It’s December and most of the world is celebrating the festive Christmas season. It truly is a magical time of year and we all will have special memories, whether it be at home, school, work and in our neighbourhoods. There is so much to enjoy, indulge and be thankful, and it is great to have time in the year ideally spent with family and friends.
I grew up in a tropical island in the Caribbean but although we did not have cold snowy weather, it was just as festive and special as in colder countries. We would look forward to choosing or asking for toys that were advertised on Television, in local shops and shopping malls. My parents actually dedicated a day for looking at the shops downtown in the capital Port-of-Spain. Schools prepared us to sing carols weeks in advance, hosted Christmas parties and performance shows that were high-points both for children and parents. In secondary school, we had a fabulous variety show at Christmas, which was a great opportunity to showcase young talent. I still remember some of the dances by students and it forms our collective memories of a time gone by.
We had fun and special celebrations with neighbours as children too. We would go from home to home to partake of food and drink until it was too late at night – and then the next evening, we would carry on from where we left off. As teenagers in the 1980s, we also had fabulous trendy disco parties that were very popular at our house. All the teenagers would pull together to organise the Christmas party with the approval of our parents. It was very trusting of my parents to allow us to host this and my mother would again help with the cooking en masse. Everyone would work towards decorating the back yard with coconut branches for a boogie, and set up of the DJ sound system. It was very exciting. We did this for a number of years with about a hundred people attending by invitation only, and so had hired police security too. Quiet time spent with family was very special and some of my most treasured memories.
Trinidad is still very much into Christmas traditions religiously, spiritually and culturally. We have a large proportion of the population who are Christians but regardless of religious background – most of the country celebrates Christmas with home cleaning, decorations, food, drink, music and song. One unique aspect of a ‘Trini Christmas’ is Parang Music. Originally from Venezuela, it is folk music that was brought to Trinidad by migrants who were primarily of Amerindian, Spanish and African heritage. It is mainly sung in Spanish and I read that it developed from musicians and singers going from door to door and street to streets for ‘fetes’ spreading the Christmas story in song. The villagers would offer food and drink to the serenading Paranderos. This genre of music is truly amazing, upbeat and even better to hear live! I haven’t heard any live Parang since I came to London, but I still like using You Tube to listen to music (you may have noticed!). The Latin fusion beats give the music a rhythm that even though the message and lyrics may be religious – the contagious beats and joy may make you want to move your feet! The music has evolved into what is now called Soca Parang.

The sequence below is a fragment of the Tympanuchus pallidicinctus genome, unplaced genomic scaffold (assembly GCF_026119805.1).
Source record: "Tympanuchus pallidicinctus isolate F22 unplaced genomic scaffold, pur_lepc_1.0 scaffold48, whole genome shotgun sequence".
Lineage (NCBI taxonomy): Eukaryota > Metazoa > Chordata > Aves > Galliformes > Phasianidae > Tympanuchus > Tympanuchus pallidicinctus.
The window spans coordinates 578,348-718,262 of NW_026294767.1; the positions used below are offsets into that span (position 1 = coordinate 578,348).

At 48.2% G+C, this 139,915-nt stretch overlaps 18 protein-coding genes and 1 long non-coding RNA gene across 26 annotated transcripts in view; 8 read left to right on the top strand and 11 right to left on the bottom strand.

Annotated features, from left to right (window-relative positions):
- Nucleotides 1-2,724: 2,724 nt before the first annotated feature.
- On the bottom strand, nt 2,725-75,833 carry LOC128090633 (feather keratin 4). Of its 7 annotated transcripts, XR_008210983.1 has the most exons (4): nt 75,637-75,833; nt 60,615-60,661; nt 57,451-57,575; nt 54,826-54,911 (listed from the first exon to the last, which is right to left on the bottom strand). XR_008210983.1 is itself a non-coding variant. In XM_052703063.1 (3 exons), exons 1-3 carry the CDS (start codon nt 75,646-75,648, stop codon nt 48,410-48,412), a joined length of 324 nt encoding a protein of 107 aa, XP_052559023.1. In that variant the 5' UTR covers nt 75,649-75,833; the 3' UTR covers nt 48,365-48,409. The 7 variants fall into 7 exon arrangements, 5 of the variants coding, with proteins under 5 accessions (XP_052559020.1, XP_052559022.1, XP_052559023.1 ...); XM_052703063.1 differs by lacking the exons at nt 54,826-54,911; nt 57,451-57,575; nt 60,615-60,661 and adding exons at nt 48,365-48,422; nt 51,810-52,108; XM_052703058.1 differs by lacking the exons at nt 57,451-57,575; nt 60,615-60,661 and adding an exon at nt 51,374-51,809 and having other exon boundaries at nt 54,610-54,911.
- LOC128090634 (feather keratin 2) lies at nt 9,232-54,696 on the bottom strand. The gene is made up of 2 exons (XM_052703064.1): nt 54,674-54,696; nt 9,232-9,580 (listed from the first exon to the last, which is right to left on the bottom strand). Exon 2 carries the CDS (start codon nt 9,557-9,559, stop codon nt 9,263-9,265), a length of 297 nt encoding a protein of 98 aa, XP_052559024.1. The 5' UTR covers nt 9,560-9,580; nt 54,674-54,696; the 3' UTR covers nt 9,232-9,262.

One of my favourite Vinyl albums is ‘Christmas is Love’ by Singing Francine which was bought by my father. Apparently the music is still played today as it contains the classics songs ‘Parang Parang’, ‘Hurray Hurrah’ and ‘Ay Ay Maria’. I heard recently in this article that vinyls have superseded downloads in the UK, and this LP would definitely be on my Christmas wish list should I go back to playing records.
Christmas in my neighbourhood in London is buoyant with activity and community spirit. For many years, the annual Lloyd Park Children’s Charity Winter Fayre was a great way to start the Christmas celebrations with Santa’s Grotto, Games, Food, and Children’s activity and market stalls. It was always festive fun but also a good fundraising initiative for local families and the community.